# Erm

I did kind of van Hœtty thing on Twitter today, and I’d like to explain myself. In doing so, I will become even more van Hœtty.

Jean MacDonald (@macgenie) of Smile Software tweeted a short shell script that could be used as a TextExpander snippet to strip out dashes from phone numbers. The idea is that you have a phone number (with dashes) on your clipboard, and you want to paste it into a web form, but the idiot designers of the site don’t know how to do regular expressions in JavaScript and insist that you enter the number without dashes.

(shell script snippet to remove dashes, thx to @macgreg)

#! /bin/tcsh

echo -n pbpaste | perl -e 'while (<>) { s/-//g; print $_; }' 1:43 PM Thu Dec 1, 2011 The @macgreg in the tweet is Greg Scown, also of Smile. Here’s the thing: I’m no software developer. I have a lot of respect for good software developers, and Smile makes great applications. I can’t, for example, imagine working without TextExpander. So I really have no business telling folks at Smile how to write a snippet for their own product. But that’s not a good shell script. Let’s rewrite it so the line breaks don’t get messed up and see why. #!/bin/tcsh echo -n pbpaste | perl -e 'while (<>) { s/-//g; print$_; }'


We’ll start with the first line, which invokes the tcsh shell. Tcsh is an enhanced version of the old Berkeley C-shell, csh. Once upon a time, it was the default shell in OS X’s Terminal, but that hasn’t been the case since Tiger (or maybe Jaguar), when bash replaced it. For a simple two-command pipeline like this, it doesn’t really matter which shell you use, but I think seeing tcsh instead of bash in the shebang line would throw off most new shell scripters.

Also, many experienced scripters dislike the C-shell intensely. I haven’t used the C-shell more than a few times, but if Tom Christiansen says it sucks, I’m guessing it sucks.

Moving on, we come to the first command in the pipeline:

echo -n pbpaste


The backticks run the pbpaste command, which returns the contents of the clipboard and feeds the output to echo, which sends it to standard output. But pbpaste already sends the clipboard to standard output, so the echo is redundant. Better to just use pbpaste by itself and call only one command instead of two.

(I suppose you could argue that since the -n option to echo strips any trailing newlines from the pbpaste output, the echo really does serve a purpose. I would say that using echo to strip newlines is misuse. If you really need to strip newlines, there are better ways.)

The second command in the pipeline takes the output of the first and deletes all the hyphens:

perl -e 'while (<>) { s/-//g; print $_; }'  First, when you see a while (<>) {} construct in a Perl one-liner, it’s a good bet that the programmer’s a Perl neophyte. And when you see print$_, it’s a sure bet. Here’s an idiomatic Perl one-liner that does the same thing:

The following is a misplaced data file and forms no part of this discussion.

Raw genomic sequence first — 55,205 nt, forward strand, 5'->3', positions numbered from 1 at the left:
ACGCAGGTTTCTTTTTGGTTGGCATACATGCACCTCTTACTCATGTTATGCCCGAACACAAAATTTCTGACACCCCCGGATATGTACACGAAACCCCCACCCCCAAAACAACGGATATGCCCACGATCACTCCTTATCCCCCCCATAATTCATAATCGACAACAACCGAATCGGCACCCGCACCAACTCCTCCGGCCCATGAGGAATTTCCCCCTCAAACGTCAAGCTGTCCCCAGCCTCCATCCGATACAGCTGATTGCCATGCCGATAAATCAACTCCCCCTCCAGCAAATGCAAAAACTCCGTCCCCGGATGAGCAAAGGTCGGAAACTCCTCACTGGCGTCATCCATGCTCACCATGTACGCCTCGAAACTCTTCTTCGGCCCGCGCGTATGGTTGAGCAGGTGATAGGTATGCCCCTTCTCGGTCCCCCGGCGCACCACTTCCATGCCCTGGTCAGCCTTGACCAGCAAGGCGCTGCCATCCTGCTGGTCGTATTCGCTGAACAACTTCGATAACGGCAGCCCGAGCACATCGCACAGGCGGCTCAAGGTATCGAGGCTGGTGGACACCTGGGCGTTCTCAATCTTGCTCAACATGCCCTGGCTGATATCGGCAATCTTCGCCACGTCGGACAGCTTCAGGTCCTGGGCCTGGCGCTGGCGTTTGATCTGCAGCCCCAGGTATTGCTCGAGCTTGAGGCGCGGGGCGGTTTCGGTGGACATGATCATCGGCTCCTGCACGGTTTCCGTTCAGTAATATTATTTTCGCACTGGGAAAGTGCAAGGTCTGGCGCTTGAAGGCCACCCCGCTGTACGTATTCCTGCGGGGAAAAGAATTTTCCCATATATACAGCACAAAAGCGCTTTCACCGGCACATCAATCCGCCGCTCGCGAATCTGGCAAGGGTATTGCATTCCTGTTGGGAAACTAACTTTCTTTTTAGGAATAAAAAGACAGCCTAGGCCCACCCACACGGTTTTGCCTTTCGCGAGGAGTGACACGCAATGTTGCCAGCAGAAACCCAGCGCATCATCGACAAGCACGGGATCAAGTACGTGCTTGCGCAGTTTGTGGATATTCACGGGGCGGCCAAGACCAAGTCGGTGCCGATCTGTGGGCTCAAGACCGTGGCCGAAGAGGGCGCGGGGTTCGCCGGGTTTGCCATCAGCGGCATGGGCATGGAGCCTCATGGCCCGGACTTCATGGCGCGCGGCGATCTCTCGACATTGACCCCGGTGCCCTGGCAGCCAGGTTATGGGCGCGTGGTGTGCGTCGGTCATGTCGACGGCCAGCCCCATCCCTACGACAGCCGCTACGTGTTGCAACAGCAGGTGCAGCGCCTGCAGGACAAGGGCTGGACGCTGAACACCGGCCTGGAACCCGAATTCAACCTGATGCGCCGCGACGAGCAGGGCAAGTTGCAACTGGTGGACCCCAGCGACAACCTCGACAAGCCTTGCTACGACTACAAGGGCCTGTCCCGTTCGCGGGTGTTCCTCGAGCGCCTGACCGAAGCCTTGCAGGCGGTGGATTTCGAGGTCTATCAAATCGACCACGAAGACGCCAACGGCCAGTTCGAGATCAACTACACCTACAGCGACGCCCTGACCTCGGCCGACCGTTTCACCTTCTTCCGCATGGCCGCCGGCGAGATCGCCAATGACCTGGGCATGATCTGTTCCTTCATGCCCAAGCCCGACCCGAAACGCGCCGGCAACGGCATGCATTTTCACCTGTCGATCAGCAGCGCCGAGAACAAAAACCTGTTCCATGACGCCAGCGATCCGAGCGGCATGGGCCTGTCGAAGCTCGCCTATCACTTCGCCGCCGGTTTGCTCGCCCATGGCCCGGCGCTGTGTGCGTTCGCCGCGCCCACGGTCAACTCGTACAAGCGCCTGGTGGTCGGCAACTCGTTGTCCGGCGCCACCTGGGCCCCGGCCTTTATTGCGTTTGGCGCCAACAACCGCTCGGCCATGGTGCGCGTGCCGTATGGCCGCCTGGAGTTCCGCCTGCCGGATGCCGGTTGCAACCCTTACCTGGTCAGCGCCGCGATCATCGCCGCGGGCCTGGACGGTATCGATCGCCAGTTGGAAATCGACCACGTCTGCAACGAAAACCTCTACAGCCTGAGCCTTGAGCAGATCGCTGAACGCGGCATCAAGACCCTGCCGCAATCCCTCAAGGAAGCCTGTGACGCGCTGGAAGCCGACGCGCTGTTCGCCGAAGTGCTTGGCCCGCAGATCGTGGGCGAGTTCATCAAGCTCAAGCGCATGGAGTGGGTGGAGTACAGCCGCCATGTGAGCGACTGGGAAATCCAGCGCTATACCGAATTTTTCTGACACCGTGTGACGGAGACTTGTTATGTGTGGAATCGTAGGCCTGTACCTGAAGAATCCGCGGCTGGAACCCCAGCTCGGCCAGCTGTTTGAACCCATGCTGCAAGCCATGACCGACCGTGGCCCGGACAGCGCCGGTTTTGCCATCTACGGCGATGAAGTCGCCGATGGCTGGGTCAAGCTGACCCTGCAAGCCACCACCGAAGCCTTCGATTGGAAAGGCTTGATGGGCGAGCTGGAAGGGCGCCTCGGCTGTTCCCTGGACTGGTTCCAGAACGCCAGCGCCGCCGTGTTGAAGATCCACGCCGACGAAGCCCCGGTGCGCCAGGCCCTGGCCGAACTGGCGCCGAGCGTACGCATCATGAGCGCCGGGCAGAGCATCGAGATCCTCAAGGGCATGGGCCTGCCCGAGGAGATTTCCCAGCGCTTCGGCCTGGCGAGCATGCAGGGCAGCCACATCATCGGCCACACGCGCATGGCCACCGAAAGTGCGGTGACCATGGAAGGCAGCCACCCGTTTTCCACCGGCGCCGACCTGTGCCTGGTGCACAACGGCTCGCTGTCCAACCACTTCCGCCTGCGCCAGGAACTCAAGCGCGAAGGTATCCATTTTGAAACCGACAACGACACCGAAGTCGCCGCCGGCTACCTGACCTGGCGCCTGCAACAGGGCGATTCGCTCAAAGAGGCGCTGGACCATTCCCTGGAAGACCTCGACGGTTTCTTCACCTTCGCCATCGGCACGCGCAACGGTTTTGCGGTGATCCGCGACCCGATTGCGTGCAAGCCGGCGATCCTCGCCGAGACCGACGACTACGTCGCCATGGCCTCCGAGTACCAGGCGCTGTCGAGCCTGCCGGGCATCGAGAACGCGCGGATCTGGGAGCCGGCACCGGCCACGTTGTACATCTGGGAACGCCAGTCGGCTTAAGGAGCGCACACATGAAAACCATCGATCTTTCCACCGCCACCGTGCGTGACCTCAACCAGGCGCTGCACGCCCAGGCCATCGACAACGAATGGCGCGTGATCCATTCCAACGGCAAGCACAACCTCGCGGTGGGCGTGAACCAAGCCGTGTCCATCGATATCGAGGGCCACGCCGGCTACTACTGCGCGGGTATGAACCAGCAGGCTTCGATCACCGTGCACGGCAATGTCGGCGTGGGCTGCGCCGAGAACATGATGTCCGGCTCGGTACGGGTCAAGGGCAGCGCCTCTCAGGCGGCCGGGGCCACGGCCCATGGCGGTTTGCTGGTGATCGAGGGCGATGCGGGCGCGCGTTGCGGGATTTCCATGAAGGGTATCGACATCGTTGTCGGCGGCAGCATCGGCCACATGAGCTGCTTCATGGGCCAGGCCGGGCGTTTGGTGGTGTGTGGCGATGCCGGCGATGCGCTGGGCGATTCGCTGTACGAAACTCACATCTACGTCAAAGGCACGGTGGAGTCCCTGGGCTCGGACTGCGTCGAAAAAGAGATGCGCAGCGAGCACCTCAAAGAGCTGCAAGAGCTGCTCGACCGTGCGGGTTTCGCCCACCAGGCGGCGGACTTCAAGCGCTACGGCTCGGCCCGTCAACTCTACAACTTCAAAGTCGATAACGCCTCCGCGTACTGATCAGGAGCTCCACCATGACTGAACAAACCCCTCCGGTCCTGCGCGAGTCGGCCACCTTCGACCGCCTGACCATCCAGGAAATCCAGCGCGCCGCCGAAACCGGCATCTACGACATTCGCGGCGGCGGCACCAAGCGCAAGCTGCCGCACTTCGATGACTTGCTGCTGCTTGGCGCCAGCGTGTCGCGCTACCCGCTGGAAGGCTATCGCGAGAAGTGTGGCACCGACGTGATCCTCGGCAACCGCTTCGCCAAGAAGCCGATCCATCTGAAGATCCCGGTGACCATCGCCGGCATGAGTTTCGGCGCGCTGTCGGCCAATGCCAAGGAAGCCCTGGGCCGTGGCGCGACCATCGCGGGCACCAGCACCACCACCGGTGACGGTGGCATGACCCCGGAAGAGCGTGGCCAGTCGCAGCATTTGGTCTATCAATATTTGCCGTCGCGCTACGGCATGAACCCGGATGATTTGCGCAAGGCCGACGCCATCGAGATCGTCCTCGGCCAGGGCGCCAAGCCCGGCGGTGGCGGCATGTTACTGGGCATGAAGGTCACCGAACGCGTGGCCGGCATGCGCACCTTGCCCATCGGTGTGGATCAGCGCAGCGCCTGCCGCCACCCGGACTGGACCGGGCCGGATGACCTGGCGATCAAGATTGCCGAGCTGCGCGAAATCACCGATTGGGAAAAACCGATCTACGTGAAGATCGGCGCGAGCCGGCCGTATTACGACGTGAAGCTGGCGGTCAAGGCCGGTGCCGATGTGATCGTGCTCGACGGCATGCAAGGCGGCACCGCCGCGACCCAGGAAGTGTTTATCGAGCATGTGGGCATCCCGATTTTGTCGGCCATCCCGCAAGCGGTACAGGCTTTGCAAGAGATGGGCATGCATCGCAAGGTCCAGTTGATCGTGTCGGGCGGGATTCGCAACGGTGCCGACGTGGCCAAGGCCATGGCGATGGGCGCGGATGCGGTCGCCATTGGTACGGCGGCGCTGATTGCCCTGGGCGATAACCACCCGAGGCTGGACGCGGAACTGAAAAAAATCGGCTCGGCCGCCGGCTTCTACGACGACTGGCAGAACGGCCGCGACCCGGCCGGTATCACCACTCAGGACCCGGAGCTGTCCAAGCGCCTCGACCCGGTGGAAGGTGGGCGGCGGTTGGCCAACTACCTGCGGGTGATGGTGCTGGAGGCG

perl -pe 's/-//g'


The -p option tells Perl to go through the file line-by-line, do whatever command is called for by the -e option (in this case, the substitution), and print the result. It’s basically the while (<>) and the print \$_ boiled down to a single letter.

But frankly, Perl isn’t the best tool for this job. There’s an older Unix command specifically designed to substitute (or translate) characters: tr.

In its basic form, tr takes two strings as arguments. It goes through the standard input fed to it, translating each character from the first string into the corresponding character of the second string. With the -d option, it takes only one string as its argument and deletes every instance of every character in that string. So a shorter, more focused replacement for the Perl one-liner would be

tr -d '-'


Thus, the TextExpander shell snippet as a whole would be

#!/bin/bash
pbpaste | tr -d '-'


Boom.

Phone numbers can, of course, have more “junk” characters than just hyphens. To get rid of parentheses, spaces, periods, slashes, and any stray newlines that might be at the end, we could do this:

#!/bin/bash
pbpaste | tr -d '() -/\n'


That does more than the original script, and is still shorter, easier to read, and uses fewer command calls.

We could generalize our snippet even more by using another tr option: -c. This option tells tr to use the complement of the set of characters in the string argument. So instead of giving tr a list of characters we want to delete, we can give it a list of characters we want to preserve.

#!/bin/bash
pbpaste | tr -dc '0123456789'


Or, since tr understands character classes the same way grep does:

#!/bin/bash
pbpaste | tr -dc '[:digit:]'


This, finally, is a pretty readable little script. It takes what’s on the clipboard,1 deletes everything that isn’t a digit, and sends what’s left to standard output.

I’ve tweeted bits and pieces of this since this afternoon, starting with the workalike pbpaste | tr -d '-' and then extending it to get rid of all non-digits. (When I first saw her tweet, I didn’t really know what Jean intended to use the script for. A bit of back-and-forth with J.F. Brissette [@ProfMac] got me straightened out, which led to the generalization.)

Although I generally prefer scripting in a “real language,” the old Unix tools really shine when you’re doing text transformations like this. They were written by very smart people and have been improved over decades of experience. And as I’ve said before, Apple’s addition of pbcopy and pbpaste fit nicely into that ecosystem.

So.

1. Which is sometimes known in developer documents as the pasteboard, hence the pb prefix. ↩︎